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Safeguarding Against Data Breaches: AUSTRAC’s Guide for Reporting Entities

  • Noticing changes to customer details prior to large transactions? 
  • Onboarding new customers who use the same identification numbers or name and date of birth as existing customers 
  • Customers who are changing their address, email and phone number in quick succession? 

These are just some of the indicators you have a problem. 

If your business has been directly affected by a data breach, or impacted by an external data breach that affects your services or customers, this article is pertinent to you. 

All AUSTRAC Reporting Entities should have an adequate understanding of their anti-money laundering and counter-terrorism financing (AML/CTF) obligations and take proactive measures to safeguard against the potential for heightened ML/TF crimes arising from data breaches. 

In the event of a data breach impacting your business, it’s possible that unauthorised individuals may have access to the personal information of your customers. Consequently, it is important for you to ascertain and be satisfied with your customer’s identity. You must not provide (or continue to provide) a designated service to a customer until you are reasonably satisfied the customer is who they claim to be. 

Recommended Actions

Review your risk assessment

Data breaches can increase the ML/TF risks your business faces. conduct regular reviews of your risk assessment and AML/CTF program, and consider the potential exposure resulting from a data breach.

Ensure that your systems and controls reflect current ML/TF risks and effectively identify, mitigate and manage these risks. It is essential that your systems are flexible and capable of addressing the ever-evolving challenges and presented by ML/TF risks and new technologies. 

Review your systems and controls

Implementing effective systems and controls is crucial to respond to ML/TF risks such as identity crime, fraud and cyber-related crimes. Risk assessments should guide the systems and controls you implement to respond to ML/TF risks. Effective systems and controls will allow you to scrutinise future suspicious transactions before they are completed. 

In the wake of a data breach, things to look out for include: 

  • changes to customer details prior to large transactions;
  • new customers who use the same identification numbers or name and date of birth as existing customers; and 
  • customers changing their address, email and phone number in quick succession. 


Monitor ongoing customer risks 

Stay vigilant about the impact of data breaches when monitoring customer risk. Pay particular attention to the indicators of identity crime, fraud and cyber-enabled crime. These are some of the most common crimes that arise from data breaches. A non-exhaustive list of these indicators is provided in AUSTRAC’s Guidance.

Mitigate and manage ongoing customer risks

Consider your AML/CTF obligations when responding to indicators of ongoing customer risks: 

Re-verify a customer’s identity

Following a data breach, if you are not reasonably satisfied that the customer is who they claim to be, then you must not provide a designated service to that customer and you should re-verify the customer’s identity.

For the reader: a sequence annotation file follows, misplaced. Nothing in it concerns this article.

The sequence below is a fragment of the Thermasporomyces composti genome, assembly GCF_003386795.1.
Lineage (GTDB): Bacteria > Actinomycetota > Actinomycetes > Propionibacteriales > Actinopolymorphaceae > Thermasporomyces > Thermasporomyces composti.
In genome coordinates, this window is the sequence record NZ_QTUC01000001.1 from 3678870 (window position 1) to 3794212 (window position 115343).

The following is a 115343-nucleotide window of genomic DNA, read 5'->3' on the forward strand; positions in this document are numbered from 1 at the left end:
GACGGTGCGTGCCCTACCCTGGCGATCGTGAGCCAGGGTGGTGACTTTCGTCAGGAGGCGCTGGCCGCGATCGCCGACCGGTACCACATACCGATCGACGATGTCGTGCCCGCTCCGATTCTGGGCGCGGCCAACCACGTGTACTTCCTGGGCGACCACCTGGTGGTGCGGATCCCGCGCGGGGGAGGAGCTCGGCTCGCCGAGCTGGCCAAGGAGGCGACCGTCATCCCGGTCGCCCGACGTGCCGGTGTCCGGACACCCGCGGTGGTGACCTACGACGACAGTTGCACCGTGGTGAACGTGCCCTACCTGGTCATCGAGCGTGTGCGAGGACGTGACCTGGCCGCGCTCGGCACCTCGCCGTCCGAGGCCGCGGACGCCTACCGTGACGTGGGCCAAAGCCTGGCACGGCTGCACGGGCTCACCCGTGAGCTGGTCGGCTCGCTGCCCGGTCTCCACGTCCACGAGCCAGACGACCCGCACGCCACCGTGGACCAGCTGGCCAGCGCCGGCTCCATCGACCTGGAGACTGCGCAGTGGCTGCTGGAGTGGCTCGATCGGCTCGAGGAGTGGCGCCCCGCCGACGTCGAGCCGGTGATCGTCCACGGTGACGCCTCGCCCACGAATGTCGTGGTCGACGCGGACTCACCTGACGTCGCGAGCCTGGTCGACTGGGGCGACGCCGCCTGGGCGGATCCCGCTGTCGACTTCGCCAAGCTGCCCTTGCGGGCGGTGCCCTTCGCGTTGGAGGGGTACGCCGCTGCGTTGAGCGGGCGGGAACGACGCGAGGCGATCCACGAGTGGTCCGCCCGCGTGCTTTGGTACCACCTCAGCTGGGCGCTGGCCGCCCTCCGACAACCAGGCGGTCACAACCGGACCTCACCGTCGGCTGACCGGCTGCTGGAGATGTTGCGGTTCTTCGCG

You must also re-verify a customer’s identity if at any time you: 

  • have reasonable grounds to suspect that the customer is not who they claim to be; or 
  • doubt the truth or adequacy of information used for identification. 


Comply with AML/CTF record-keeping obligations

Reporting entities are required to store records securely tor educe the risk of being targeted in a data breach. Compliance with AML/CTF record-keeping obligations helps reduce the risk of data breaches and manage the risk of businesses being exploited for ML/TF criminal activity.

Report your data breach 

Reporting entities have responsibilities under the Privacy Act 1988 to report eligible data breaches to the Office of the Australian Information Commissioner (OAIC). An eligible data breach occurs when: 

  • personal information an entity holds is accessed or disclosed without authorisation, or is lost; 
  • this is likely to result in serious harm to one or more of the individuals whose information is impacted; and 
  • an entity has not been able to prevent the likely risk of serious harm with remedial action. 


Additionally, notifying AUSTRAC and the Australian Signals Directorate’s Australian Cyber Security Centre (for cyber-related incidents) is considered good practice. By following these guidelines, reporting entities can enhance their resilience against data breaches and protect both themselves and their customers from criminal activity. 


A data breach occurs when unauthorised individuals gain access to, disclose, or expose sensitive or personal information. According to the OAIC, these breaches are on the rise in terms of complexity, scale and impact. Data breaches, especially those involving personal information, heighten the risks of identity crime, fraud, and cyber-enabled crimes. 

You should refer to the guidance provided by the Australian Signals Directorate’s (ASD) Australian Cyber Security Centre (ACSC) and the OAIC if you are seeking: 

  • broader guidance on how to detect, prepare for and respond to a data breach 
  • assistance with a data breach involving personal information. 

Further Reading 

AUSTRAC Guidance: Data breaches and AML/CTF considerations 

Preventing financial crime using a risk-based approach

Money laundering/terrorism financing risk assessment 

Customer identification and verification 

Employee AML/CTF risk awareness training 

Employee due diligence 

Enhanced customer due diligence (ECDD) program 

Suspicious matter reports 


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